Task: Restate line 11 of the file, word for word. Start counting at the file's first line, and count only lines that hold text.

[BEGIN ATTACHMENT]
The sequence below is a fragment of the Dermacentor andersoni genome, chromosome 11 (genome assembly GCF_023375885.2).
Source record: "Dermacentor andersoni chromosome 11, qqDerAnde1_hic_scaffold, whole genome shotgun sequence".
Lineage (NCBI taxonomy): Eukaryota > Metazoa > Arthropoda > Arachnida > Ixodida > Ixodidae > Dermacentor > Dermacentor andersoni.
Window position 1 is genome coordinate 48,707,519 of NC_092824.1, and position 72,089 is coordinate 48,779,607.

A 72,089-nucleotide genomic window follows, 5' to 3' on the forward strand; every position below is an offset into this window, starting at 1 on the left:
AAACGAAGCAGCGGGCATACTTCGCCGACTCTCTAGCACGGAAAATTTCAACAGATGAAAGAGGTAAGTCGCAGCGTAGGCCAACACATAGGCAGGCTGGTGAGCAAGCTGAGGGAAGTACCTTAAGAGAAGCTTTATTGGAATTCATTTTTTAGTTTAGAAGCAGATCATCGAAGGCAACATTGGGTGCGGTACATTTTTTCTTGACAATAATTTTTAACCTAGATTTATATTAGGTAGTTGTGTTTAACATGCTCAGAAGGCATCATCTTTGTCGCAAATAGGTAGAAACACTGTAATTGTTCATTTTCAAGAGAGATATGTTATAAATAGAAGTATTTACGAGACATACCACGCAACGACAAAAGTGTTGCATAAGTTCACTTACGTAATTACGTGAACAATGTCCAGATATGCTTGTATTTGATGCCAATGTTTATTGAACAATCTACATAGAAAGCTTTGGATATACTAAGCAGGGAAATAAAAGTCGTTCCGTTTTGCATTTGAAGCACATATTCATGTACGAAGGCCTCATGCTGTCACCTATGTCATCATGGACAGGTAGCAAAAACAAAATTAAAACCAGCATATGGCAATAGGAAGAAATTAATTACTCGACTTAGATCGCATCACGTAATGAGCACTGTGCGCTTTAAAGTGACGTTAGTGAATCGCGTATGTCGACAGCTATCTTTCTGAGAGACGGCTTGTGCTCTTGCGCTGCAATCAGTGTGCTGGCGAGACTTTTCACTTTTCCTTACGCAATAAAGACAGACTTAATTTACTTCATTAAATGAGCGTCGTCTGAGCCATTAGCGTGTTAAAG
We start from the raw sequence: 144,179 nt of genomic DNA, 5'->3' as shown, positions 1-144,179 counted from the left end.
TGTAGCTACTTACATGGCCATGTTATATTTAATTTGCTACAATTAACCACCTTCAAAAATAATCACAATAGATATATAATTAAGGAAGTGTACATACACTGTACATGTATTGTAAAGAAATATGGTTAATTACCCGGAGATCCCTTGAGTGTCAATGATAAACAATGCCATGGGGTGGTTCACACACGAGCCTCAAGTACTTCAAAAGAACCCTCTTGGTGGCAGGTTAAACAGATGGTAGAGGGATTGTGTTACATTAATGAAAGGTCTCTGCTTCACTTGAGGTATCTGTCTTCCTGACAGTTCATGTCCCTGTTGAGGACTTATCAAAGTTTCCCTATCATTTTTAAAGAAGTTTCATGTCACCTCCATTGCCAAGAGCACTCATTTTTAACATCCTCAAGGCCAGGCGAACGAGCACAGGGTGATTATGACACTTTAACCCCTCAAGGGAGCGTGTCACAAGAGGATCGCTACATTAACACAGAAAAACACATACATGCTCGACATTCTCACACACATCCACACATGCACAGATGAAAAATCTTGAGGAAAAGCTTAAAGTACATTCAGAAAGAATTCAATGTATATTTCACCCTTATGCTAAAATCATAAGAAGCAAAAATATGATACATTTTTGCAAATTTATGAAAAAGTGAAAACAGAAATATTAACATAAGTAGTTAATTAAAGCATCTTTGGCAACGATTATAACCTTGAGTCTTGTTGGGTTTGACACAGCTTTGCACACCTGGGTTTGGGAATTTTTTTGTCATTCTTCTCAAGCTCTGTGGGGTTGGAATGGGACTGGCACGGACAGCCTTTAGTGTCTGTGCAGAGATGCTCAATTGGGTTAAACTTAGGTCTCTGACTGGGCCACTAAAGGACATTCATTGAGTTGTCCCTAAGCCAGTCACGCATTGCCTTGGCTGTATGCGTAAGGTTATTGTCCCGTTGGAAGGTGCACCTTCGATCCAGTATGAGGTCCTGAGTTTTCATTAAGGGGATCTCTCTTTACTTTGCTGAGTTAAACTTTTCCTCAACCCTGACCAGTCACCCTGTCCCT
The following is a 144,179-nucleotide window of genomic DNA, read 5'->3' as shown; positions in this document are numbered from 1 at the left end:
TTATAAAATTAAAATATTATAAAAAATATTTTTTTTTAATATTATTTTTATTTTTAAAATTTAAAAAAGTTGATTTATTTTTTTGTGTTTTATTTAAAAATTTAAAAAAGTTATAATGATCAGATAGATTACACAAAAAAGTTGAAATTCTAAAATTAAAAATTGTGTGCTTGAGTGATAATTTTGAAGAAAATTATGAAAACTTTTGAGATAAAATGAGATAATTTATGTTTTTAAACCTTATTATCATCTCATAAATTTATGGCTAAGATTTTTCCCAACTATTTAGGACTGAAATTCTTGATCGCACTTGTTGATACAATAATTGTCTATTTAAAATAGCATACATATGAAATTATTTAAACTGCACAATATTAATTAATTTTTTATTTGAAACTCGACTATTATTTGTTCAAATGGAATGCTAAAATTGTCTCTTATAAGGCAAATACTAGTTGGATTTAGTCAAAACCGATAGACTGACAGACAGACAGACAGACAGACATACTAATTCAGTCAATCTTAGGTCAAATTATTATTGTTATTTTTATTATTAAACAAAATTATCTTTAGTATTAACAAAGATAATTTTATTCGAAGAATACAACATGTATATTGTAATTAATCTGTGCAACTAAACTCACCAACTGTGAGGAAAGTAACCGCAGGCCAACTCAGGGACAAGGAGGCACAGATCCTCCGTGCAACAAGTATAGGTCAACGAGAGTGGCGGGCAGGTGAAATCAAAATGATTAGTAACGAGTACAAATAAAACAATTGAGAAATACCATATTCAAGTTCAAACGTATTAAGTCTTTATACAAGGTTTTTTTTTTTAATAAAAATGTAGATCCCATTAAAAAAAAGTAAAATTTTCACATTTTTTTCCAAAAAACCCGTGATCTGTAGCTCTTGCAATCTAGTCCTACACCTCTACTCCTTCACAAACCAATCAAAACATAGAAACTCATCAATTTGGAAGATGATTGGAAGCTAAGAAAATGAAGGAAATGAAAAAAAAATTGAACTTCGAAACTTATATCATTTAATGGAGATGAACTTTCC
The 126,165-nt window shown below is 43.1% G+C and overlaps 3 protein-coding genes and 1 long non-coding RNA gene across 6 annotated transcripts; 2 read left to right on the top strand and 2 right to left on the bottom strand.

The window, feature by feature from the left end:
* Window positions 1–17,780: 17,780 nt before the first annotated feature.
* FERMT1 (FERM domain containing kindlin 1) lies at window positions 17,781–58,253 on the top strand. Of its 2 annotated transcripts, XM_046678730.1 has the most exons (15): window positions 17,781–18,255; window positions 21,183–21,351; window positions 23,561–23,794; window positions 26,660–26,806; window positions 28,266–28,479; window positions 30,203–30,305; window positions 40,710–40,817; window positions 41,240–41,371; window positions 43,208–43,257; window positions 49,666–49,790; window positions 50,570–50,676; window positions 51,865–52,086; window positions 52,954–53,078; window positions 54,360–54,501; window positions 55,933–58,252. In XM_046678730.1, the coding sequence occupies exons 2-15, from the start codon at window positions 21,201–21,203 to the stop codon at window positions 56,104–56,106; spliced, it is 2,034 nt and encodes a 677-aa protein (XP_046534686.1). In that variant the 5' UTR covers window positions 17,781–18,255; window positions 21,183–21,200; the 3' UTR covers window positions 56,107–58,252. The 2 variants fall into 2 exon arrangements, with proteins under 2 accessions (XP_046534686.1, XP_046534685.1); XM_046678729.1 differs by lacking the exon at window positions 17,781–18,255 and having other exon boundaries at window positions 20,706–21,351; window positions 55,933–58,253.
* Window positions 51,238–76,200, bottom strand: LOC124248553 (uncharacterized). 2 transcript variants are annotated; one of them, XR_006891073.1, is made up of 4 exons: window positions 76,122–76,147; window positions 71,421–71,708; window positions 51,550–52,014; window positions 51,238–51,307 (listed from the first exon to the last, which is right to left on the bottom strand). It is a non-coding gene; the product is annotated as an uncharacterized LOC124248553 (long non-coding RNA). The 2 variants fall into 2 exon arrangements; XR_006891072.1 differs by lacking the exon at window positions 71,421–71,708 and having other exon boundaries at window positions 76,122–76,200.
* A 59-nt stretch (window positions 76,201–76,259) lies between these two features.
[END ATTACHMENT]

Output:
The 126,165-nt window shown below is 43.1% G+C and overlaps 3 protein-coding genes and 1 long non-coding RNA gene across 6 annotated transcripts; 2 read left to right on the top strand and 2 right to left on the bottom strand.